Tactical savvy key to Irish hopes
Home side must display character and true grit if they are to slay this impressive dragon
Andrew Coombs and Peter O’Mahony of Ireland grapple for the ball in the lineout during last season’s RBS Six Nations Championship fixture. Photograph: James Crombie/Inpho
A simmering unease exists between Wales and Ireland.
Since the 2009 Lions tour of South Africa, the core of both sides are close Lions team-mates and bitter national rivals. It is the type of contradiction only found in the glorious complexity of rugby lore.
Long may it remain so.
For today’s winner the reward is the hope of a Grand Slam. Of even greater value to the players will be the satisfaction of proving to themselves and to the world that they are the superior team. The loser will be condemned to a minor placing and a seriously large helping of humble pie, will be shoved down their collective throats. Not a very appetising prospect.
Place in history
The motivations for both sides are vastly different.
Wales are the favourites to create history by winning the championship for the third year in a row. A seat in the Pantheon of all-time great Welsh teams beckons. An away victory in Dublin will pave the way to a championship and champagne corks popping in Cardiff in late March. A much more tasty prospect than a losing pint of Welsh Bitter.
Revenge is a base emotion, yet one of the greatest motivations. For Ireland, the fuel that stokes the fire of desire could not be more different from the Welsh. A recent history of underachievement and the passionate desire to prove they are better than their Lions team-mates, means that even at home, Ireland are the underdogs.
Ireland will have to play close to the maximum of their considerable talent if they are to overcome a Welsh team aiming to touch greatness.
Do not be fooled by all the talk of last year’s Lions tour selection. This is a mighty Welsh team, full of big, fast, aggressive and highly-talented rugby players. An Irish victory will rightly be judged as a great one.
Last November the defeat at the hands of New Zealand was as sickening as I have witnessed. In the midst of the gut-wrenching pain of that day, the Irish players acquired some useful self-awareness.
Ireland proved to themselves that they can stand “toe to toe” and slug it out with the best in the world. They also learned that difference between the great performance against New Zealand and the terrible outing against the Wallabies, had nothing to do with the coach.
To quote Longfellow: “Not in the clamour of the crowded street, not in the shouts and plaudits of the throng but in ourselves are triumph and defeat.”
Responsibility for victory or defeat lies within the players’ control.
Wales are the best team in the northern hemisphere and they are a true test for Ireland. This testing will be on many levels and will take many forms.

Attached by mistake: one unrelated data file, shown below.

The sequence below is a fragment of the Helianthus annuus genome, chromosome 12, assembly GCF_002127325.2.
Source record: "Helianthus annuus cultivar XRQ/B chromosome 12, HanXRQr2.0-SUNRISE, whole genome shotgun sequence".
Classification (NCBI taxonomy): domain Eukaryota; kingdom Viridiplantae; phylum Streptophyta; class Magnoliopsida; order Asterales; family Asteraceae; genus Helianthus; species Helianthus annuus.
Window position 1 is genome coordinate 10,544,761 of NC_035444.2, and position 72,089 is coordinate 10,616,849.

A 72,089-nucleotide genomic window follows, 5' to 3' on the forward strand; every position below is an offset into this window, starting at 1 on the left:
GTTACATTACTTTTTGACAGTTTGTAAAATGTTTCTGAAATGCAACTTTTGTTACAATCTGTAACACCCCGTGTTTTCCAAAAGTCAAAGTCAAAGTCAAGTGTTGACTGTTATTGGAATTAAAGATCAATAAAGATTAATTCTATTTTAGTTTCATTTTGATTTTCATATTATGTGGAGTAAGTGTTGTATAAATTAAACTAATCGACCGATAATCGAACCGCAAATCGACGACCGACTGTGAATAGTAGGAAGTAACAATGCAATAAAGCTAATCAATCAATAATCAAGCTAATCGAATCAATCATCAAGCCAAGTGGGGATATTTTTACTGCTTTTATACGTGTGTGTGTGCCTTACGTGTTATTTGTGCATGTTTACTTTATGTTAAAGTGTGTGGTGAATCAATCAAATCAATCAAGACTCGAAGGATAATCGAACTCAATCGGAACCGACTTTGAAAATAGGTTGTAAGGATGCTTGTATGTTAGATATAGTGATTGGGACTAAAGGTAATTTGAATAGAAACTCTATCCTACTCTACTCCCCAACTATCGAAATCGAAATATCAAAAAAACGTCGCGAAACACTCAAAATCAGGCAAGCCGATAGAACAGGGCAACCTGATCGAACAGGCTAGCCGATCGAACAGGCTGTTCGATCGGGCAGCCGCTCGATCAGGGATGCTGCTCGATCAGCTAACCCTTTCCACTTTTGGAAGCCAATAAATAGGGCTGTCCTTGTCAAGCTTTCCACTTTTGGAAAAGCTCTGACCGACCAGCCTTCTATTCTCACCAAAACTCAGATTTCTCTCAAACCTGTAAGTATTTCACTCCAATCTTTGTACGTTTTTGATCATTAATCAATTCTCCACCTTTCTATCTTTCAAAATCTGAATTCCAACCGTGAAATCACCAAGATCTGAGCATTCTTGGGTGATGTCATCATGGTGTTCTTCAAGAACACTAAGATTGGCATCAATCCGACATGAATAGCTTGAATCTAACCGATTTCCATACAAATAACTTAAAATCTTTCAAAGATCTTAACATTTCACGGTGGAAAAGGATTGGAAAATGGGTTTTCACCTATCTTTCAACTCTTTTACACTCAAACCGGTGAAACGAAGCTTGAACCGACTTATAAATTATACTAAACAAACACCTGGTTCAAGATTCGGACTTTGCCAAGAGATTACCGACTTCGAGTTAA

The Welsh know Ireland are a set-play team. They will counterattack kicked ball rather than go for touch. This will deny Ireland lineouts from which they prefer to launch attacks.
Last November against Australia the Welsh defensive coach, Shaun Edwards, sent a “shooter” out of the line to attempt to force Quade Cooper to pass the ball early and not take on the defensive line.
I expect a Welsh defensive tactic similar to this, an attempt to force Johnny Sexton to play behind the gain line. This is a high-risk policy as a shooter leaves a hole in the defending line. Ireland can attack this gap.
Gordon D’Arcy being reunited with Brian O’Driscoll is the correct selection. This double act know how to tackle a bigger back line into submission.
Their body positions after the tackle is technically brilliant and it will slow the Welsh ruck ball. After every tackle, O’Driscoll’s body position is legally on the attacking side of the ruck. It is Richie McCaw without the gamesmanship.
In a match that promises so much, perhaps the key for Ireland rests with what the Welsh believe is an advantage at the breakdown. The Lions captain, Sam Warburton, returns and will be marked by the under rated, Chris Henry.
I first selected Henry for Ulster in a Heineken Cup match against Harlequins at Ravenhill in 2009. That day his play was superb. In almost every game since, he has improved.
Henry must stop Warburton dominating the first phase of Irish attack. If Henry studies the first Lions Test and copies how Matt Hooper, the Wallaby open side, muted Warburton at the breakdown, by simply stepping in front of him and stealing his running line, Ireland will have a chance. It will not be easy. In the second Test, Warburton took Hooper apart.
Like all true Test matches, this game will examine the character of the individual and the collective. I believe in the statement, “Test match rugby does not create character, it reveals it.”
With so much at stake, so early in the championship, this match will be won by the team with the greater resolve and character. The Welsh want to create history and Ireland believes that, on their day, they can outplay the best on the planet.
It is up to the Irish players to display their true character and guarantee that today is their day.